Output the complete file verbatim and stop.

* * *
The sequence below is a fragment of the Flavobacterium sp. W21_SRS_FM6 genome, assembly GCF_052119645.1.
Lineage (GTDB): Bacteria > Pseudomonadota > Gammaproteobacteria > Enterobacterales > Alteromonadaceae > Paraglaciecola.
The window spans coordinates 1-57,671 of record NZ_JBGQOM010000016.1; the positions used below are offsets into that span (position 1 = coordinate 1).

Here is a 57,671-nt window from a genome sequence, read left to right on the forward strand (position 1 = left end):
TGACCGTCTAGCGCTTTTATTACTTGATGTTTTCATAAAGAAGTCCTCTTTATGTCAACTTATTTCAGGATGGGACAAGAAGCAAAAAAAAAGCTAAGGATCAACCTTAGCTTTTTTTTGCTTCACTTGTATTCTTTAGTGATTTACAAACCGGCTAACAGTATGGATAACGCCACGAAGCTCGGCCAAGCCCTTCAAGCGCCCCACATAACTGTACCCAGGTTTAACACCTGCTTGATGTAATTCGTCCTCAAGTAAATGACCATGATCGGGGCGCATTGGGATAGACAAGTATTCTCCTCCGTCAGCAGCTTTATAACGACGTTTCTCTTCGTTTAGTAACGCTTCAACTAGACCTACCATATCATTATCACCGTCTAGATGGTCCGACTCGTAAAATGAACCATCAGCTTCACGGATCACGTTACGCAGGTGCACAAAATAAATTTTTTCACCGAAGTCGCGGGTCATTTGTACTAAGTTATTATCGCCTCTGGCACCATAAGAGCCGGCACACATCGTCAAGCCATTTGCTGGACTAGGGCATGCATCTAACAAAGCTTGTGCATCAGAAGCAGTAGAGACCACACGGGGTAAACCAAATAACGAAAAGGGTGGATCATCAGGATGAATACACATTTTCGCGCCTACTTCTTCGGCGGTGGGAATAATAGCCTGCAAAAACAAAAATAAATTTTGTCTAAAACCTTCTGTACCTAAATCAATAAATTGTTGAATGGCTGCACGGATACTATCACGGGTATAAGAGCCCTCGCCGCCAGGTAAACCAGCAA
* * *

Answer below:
The sequence below is a fragment of the Flavobacterium sp. W21_SRS_FM6 genome, assembly GCF_052119645.1.
Lineage (GTDB): Bacteria > Pseudomonadota > Gammaproteobacteria > Enterobacterales > Alteromonadaceae > Paraglaciecola.
The window spans coordinates 1-57,671 of record NZ_JBGQOM010000016.1; the positions used below are offsets into that span (position 1 = coordinate 1).

Here is a 57,671-nt window from a genome sequence, read left to right on the forward strand (position 1 = left end):
TGACCGTCTAGCGCTTTTATTACTTGATGTTTTCATAAAGAAGTCCTCTTTATGTCAACTTATTTCAGGATGGGACAAGAAGCAAAAAAAAAGCTAAGGATCAACCTTAGCTTTTTTTTGCTTCACTTGTATTCTTTAGTGATTTACAAACCGGCTAACAGTATGGATAACGCCACGAAGCTCGGCCAAGCCCTTCAAGCGCCCCACATAACTGTACCCAGGTTTAACACCTGCTTGATGTAATTCGTCCTCAAGTAAATGACCATGATCGGGGCGCATTGGGATAGACAAGTATTCTCCTCCGTCAGCAGCTTTATAACGACGTTTCTCTTCGTTTAGTAACGCTTCAACTAGACCTACCATATCATTATCACCGTCTAGATGGTCCGACTCGTAAAATGAACCATCAGCTTCACGGATCACGTTACGCAGGTGCACAAAATAAATTTTTTCACCGAAGTCGCGGGTCATTTGTACTAAGTTATTATCGCCTCTGGCACCATAAGAGCCGGCACACATCGTCAAGCCATTTGCTGGACTAGGGCATGCATCTAACAAAGCTTGTGCATCAGAAGCAGTAGAGACCACACGGGGTAAACCAAATAACGAAAAGGGTGGATCATCAGGATGAATACACATTTTCGCGCCTACTTCTTCGGCGGTGGGAATAATAGCCTGCAAAAACAAAAATAAATTTTGTCTAAAACCTTCTGTACCTAAATCAATAAATTGTTGAATGGCTGCACGGATACTATCACGGGTATAAGAGCCCTCGCCGCCAGGTAAACCAGCAA